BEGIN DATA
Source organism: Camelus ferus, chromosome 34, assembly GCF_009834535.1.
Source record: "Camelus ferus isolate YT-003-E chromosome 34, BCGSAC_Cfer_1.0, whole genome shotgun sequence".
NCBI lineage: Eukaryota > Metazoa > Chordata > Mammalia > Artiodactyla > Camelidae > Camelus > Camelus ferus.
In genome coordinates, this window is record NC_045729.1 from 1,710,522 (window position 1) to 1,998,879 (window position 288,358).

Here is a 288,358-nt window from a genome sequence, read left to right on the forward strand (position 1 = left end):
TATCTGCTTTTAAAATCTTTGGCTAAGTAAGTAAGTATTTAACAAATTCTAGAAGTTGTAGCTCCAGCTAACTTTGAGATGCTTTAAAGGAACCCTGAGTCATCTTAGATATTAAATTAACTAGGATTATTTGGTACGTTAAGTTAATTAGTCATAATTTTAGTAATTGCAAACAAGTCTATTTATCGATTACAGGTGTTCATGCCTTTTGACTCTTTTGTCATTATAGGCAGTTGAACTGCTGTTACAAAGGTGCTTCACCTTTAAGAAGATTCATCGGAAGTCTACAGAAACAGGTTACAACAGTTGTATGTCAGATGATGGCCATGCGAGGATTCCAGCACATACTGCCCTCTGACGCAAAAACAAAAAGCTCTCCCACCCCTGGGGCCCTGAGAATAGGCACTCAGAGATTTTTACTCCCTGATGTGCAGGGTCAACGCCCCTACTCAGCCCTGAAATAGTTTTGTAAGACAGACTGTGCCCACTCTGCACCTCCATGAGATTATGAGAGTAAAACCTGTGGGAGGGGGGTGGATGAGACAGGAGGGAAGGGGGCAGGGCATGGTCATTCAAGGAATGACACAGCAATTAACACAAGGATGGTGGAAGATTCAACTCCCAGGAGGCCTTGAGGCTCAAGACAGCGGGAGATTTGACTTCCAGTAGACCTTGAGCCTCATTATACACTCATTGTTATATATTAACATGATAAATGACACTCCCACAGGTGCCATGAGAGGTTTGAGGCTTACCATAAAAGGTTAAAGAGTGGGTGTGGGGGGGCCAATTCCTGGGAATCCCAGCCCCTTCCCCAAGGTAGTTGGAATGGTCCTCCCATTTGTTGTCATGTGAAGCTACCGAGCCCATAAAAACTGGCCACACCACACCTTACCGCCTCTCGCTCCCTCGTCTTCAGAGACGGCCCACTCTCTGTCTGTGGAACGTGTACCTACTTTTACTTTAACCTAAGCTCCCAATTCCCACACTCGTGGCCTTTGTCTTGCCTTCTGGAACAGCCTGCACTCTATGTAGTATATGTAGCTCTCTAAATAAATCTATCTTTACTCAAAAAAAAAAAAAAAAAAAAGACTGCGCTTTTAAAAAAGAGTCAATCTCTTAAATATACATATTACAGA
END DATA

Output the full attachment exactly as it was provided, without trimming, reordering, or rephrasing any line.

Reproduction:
Source organism: Camelus ferus, chromosome 34, assembly GCF_009834535.1.
Source record: "Camelus ferus isolate YT-003-E chromosome 34, BCGSAC_Cfer_1.0, whole genome shotgun sequence".
NCBI lineage: Eukaryota > Metazoa > Chordata > Mammalia > Artiodactyla > Camelidae > Camelus > Camelus ferus.
In genome coordinates, this window is record NC_045729.1 from 1,710,522 (window position 1) to 1,998,879 (window position 288,358).

Here is a 288,358-nt window from a genome sequence, read left to right on the forward strand (position 1 = left end):
TATCTGCTTTTAAAATCTTTGGCTAAGTAAGTAAGTATTTAACAAATTCTAGAAGTTGTAGCTCCAGCTAACTTTGAGATGCTTTAAAGGAACCCTGAGTCATCTTAGATATTAAATTAACTAGGATTATTTGGTACGTTAAGTTAATTAGTCATAATTTTAGTAATTGCAAACAAGTCTATTTATCGATTACAGGTGTTCATGCCTTTTGACTCTTTTGTCATTATAGGCAGTTGAACTGCTGTTACAAAGGTGCTTCACCTTTAAGAAGATTCATCGGAAGTCTACAGAAACAGGTTACAACAGTTGTATGTCAGATGATGGCCATGCGAGGATTCCAGCACATACTGCCCTCTGACGCAAAAACAAAAAGCTCTCCCACCCCTGGGGCCCTGAGAATAGGCACTCAGAGATTTTTACTCCCTGATGTGCAGGGTCAACGCCCCTACTCAGCCCTGAAATAGTTTTGTAAGACAGACTGTGCCCACTCTGCACCTCCATGAGATTATGAGAGTAAAACCTGTGGGAGGGGGGTGGATGAGACAGGAGGGAAGGGGGCAGGGCATGGTCATTCAAGGAATGACACAGCAATTAACACAAGGATGGTGGAAGATTCAACTCCCAGGAGGCCTTGAGGCTCAAGACAGCGGGAGATTTGACTTCCAGTAGACCTTGAGCCTCATTATACACTCATTGTTATATATTAACATGATAAATGACACTCCCACAGGTGCCATGAGAGGTTTGAGGCTTACCATAAAAGGTTAAAGAGTGGGTGTGGGGGGGCCAATTCCTGGGAATCCCAGCCCCTTCCCCAAGGTAGTTGGAATGGTCCTCCCATTTGTTGTCATGTGAAGCTACCGAGCCCATAAAAACTGGCCACACCACACCTTACCGCCTCTCGCTCCCTCGTCTTCAGAGACGGCCCACTCTCTGTCTGTGGAACGTGTACCTACTTTTACTTTAACCTAAGCTCCCAATTCCCACACTCGTGGCCTTTGTCTTGCCTTCTGGAACAGCCTGCACTCTATGTAGTATATGTAGCTCTCTAAATAAATCTATCTTTACTCAAAAAAAAAAAAAAAAAAAAGACTGCGCTTTTAAAAAAGAGTCAATCTCTTAAATATACATATTACAGA